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a local comment from a long standing technology columnist:
this is a big problem. if australia's largest (and government owned)
research organisation has trouble protecting itself, then i reckon
game's up for just about everyone else. it's playground fight over the
lollies and the bullies are still winning.......
Alan Gutierrez wrote:
>* Michael Champion <email@example.com> [2005-06-05 23:38]:
>>On 6/5/05, M. David Peterson <firstname.lastname@example.org> wrote:
>>>I doubt any official or non official comment could (or should) be made
>>>by an MS blue badge
>>Even patents that aren't plausible money-makers on the IP licensing
>>market can be very valuable to companies as *defenses* against
>>nuisance lawsuits. Look at IBM's counterclaims against "The SCO
>>Group" -- lots of patent infringement claims that IBM could not
>>plausibly initiate against a competitor, but are fair game to use
>>against lawsuit scammers. The best defense in these cases is a good
>>offense. "You are suing us for infringing your patent on hashtables,
>>eh? Well, you're infringing our patents on half of Computer Science
>>101 and here's a 1000-page countersuit." Deep sigh.
> This notion of mututually assured distruction is one that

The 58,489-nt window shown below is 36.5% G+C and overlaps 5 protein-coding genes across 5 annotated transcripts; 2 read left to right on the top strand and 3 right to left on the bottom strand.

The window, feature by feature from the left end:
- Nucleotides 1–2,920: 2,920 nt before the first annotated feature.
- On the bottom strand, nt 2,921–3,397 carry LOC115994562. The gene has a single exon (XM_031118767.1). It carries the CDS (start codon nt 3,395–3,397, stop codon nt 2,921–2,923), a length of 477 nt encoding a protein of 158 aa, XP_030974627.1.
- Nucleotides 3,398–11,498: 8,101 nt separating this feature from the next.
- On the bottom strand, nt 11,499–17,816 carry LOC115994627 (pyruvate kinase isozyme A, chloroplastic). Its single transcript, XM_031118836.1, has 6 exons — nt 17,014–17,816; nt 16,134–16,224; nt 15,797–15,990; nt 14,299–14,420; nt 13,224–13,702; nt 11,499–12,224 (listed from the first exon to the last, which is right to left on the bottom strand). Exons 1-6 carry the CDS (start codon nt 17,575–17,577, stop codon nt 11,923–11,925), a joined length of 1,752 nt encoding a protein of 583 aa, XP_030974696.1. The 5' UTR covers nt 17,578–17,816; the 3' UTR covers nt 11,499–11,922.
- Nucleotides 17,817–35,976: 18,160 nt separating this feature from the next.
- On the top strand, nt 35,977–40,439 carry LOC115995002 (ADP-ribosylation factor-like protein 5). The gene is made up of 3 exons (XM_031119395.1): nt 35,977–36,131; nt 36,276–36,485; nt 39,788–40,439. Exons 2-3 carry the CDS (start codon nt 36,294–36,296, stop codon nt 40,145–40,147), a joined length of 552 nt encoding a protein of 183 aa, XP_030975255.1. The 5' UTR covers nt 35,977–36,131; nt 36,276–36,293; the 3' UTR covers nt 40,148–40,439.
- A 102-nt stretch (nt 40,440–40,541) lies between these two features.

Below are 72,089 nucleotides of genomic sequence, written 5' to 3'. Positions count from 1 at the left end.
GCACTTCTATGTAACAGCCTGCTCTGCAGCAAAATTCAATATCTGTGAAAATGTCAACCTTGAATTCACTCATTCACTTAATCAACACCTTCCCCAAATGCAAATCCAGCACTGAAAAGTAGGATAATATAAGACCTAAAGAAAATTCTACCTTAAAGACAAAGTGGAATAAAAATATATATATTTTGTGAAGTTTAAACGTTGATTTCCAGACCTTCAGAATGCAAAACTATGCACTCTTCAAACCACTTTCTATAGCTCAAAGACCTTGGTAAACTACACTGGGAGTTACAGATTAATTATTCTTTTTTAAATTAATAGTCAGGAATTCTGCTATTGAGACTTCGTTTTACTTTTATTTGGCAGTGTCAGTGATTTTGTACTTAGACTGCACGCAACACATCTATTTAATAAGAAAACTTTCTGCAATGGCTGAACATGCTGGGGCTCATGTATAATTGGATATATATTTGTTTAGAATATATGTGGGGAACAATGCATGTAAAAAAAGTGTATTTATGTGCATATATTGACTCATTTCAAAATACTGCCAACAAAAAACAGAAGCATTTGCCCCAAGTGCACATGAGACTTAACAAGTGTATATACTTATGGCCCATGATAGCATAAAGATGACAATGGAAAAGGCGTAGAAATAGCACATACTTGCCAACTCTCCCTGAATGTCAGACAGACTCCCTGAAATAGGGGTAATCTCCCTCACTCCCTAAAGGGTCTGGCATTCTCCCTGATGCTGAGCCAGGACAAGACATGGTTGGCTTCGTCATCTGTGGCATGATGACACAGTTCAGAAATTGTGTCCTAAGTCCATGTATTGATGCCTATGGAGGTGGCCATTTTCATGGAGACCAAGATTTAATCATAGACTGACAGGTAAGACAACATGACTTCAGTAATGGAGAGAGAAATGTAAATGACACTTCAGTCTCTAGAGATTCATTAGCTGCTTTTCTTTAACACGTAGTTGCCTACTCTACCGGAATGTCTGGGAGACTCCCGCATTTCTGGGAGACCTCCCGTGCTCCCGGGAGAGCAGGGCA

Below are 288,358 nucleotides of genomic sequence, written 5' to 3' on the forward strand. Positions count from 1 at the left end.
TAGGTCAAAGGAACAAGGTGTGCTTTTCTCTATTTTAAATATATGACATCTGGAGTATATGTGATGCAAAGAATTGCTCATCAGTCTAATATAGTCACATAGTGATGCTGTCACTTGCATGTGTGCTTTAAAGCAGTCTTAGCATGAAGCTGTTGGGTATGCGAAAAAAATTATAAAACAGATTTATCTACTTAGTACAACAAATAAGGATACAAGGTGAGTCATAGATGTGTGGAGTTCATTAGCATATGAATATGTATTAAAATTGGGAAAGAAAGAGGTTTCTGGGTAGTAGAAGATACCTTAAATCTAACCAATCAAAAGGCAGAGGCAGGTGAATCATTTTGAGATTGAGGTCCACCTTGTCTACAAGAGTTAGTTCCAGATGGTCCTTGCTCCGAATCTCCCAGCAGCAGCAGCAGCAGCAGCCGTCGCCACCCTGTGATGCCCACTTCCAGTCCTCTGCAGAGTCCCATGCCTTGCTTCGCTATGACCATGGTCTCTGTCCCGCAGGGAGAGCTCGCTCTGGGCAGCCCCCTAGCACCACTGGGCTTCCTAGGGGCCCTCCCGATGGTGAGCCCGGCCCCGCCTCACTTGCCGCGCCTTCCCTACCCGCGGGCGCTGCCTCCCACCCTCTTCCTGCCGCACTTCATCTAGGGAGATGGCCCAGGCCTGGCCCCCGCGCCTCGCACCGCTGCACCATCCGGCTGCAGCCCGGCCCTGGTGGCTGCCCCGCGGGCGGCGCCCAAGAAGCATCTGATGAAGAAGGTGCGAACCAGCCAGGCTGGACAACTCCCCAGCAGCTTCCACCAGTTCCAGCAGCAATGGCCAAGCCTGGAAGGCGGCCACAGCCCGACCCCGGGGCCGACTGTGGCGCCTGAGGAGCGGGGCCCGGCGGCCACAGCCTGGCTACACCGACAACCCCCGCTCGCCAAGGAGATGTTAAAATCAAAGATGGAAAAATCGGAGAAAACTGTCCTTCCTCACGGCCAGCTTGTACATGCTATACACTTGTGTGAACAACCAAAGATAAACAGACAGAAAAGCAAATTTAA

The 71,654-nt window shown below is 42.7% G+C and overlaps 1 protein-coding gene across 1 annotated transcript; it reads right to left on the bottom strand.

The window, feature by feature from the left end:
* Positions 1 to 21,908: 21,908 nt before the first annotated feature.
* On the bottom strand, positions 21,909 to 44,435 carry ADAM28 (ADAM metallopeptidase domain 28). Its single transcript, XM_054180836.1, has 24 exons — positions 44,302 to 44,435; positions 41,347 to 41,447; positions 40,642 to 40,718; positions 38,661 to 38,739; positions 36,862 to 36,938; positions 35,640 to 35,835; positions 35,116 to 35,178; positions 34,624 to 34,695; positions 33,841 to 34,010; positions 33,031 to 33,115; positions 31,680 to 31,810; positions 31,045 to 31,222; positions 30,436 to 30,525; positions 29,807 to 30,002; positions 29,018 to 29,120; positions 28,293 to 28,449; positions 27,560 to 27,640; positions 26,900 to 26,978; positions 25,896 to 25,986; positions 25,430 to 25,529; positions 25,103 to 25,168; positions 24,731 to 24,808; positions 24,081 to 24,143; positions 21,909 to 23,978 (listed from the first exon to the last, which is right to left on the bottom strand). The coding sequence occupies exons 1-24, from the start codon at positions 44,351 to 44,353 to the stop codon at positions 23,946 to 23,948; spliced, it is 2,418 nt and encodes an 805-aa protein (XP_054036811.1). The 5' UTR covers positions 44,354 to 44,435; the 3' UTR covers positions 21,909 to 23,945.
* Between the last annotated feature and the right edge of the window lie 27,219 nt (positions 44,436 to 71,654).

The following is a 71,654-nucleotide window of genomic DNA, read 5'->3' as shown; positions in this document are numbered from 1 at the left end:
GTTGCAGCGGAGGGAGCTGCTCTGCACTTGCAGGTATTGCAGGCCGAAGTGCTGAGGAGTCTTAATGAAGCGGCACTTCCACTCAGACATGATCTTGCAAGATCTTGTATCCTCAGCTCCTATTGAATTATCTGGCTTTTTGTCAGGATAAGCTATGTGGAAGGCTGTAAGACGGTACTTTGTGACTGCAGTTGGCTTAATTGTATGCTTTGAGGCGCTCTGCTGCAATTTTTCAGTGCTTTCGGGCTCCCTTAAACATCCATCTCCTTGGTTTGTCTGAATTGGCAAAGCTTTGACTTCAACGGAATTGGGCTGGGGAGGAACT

> interests me. If frivolous patent infringment claims are met
> with like frivolous patent infringment claims, it makes the
> pursuit of such litigation unprofitable.
> If the USPTO does issue patents for ideas that are not original,
> or are quite obivous, I wounldn't mind so much, if they were
> handing them out at a price that individuals and small firms
> could afford.
> The large firms have legal departments that can churn out
> patents in volume, lowering the cost of the patent application
> process, by virtue of specialization. Good old Taylor.
> The patent application process becomes an effective barier to
> entry for the small innovators that they tout as the little guy
> that the patent office serves to protect.
> I might have an idea that is every bit as novel as something
> found at Large Firm Research, but when do I have the time, as an
> individual, to write out a patent application? I barely have
> enough time to write out my code and documentation.
> I've often thought of some sort of patent union for small
> firms, open source developers, a treaty organization. The Apache
> 2.0 License does something like this.
> One could use the resource that Len has proposed, to assist
> individuals in authoring their patent applications, perhaps
> partnering with a legal team that would integrate in a way that
> their hours per application is affortable.
>Alan Gutierrez - email@example.com
> - http://engrm.com/blogometer/index.html
> - http://engrm.com/blogometer/rss.2.0.xml
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